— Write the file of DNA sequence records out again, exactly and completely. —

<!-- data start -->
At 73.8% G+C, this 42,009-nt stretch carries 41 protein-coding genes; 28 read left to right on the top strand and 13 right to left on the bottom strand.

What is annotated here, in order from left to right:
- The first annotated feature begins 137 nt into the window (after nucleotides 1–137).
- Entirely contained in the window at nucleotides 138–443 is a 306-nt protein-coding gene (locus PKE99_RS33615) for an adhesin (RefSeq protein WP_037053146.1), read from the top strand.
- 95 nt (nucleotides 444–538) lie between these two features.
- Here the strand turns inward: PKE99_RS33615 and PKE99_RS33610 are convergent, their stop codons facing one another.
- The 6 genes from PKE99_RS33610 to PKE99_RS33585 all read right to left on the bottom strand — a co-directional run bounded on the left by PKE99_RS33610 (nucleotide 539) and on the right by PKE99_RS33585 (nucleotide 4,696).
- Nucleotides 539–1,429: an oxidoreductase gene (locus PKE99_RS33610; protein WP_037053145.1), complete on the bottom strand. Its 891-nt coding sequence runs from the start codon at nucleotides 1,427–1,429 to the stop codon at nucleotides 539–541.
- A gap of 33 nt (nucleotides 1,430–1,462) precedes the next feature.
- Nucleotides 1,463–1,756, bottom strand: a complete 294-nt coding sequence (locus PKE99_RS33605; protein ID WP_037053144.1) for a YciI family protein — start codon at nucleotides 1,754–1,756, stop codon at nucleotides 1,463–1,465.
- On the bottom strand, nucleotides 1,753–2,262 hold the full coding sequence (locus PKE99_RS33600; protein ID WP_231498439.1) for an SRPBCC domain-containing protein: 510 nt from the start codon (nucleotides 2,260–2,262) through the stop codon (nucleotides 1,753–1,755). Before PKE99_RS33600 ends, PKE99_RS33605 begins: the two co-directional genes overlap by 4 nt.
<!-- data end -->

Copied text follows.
At 73.8% G+C, this 42,009-nt stretch carries 41 protein-coding genes; 28 read left to right on the top strand and 13 right to left on the bottom strand.

What is annotated here, in order from left to right:
- The first annotated feature begins 137 nt into the window (after nucleotides 1–137).
- Entirely contained in the window at nucleotides 138–443 is a 306-nt protein-coding gene (locus PKE99_RS33615) for an adhesin (RefSeq protein WP_037053146.1), read from the top strand.
- 95 nt (nucleotides 444–538) lie between these two features.
- Here the strand turns inward: PKE99_RS33615 and PKE99_RS33610 are convergent, their stop codons facing one another.
- The 6 genes from PKE99_RS33610 to PKE99_RS33585 all read right to left on the bottom strand — a co-directional run bounded on the left by PKE99_RS33610 (nucleotide 539) and on the right by PKE99_RS33585 (nucleotide 4,696).
- Nucleotides 539–1,429: an oxidoreductase gene (locus PKE99_RS33610; protein WP_037053145.1), complete on the bottom strand. Its 891-nt coding sequence runs from the start codon at nucleotides 1,427–1,429 to the stop codon at nucleotides 539–541.
- A gap of 33 nt (nucleotides 1,430–1,462) precedes the next feature.
- Nucleotides 1,463–1,756, bottom strand: a complete 294-nt coding sequence (locus PKE99_RS33605; protein ID WP_037053144.1) for a YciI family protein — start codon at nucleotides 1,754–1,756, stop codon at nucleotides 1,463–1,465.
- On the bottom strand, nucleotides 1,753–2,262 hold the full coding sequence (locus PKE99_RS33600; protein ID WP_231498439.1) for an SRPBCC domain-containing protein: 510 nt from the start codon (nucleotides 2,260–2,262) through the stop codon (nucleotides 1,753–1,755). Before PKE99_RS33600 ends, PKE99_RS33605 begins: the two co-directional genes overlap by 4 nt.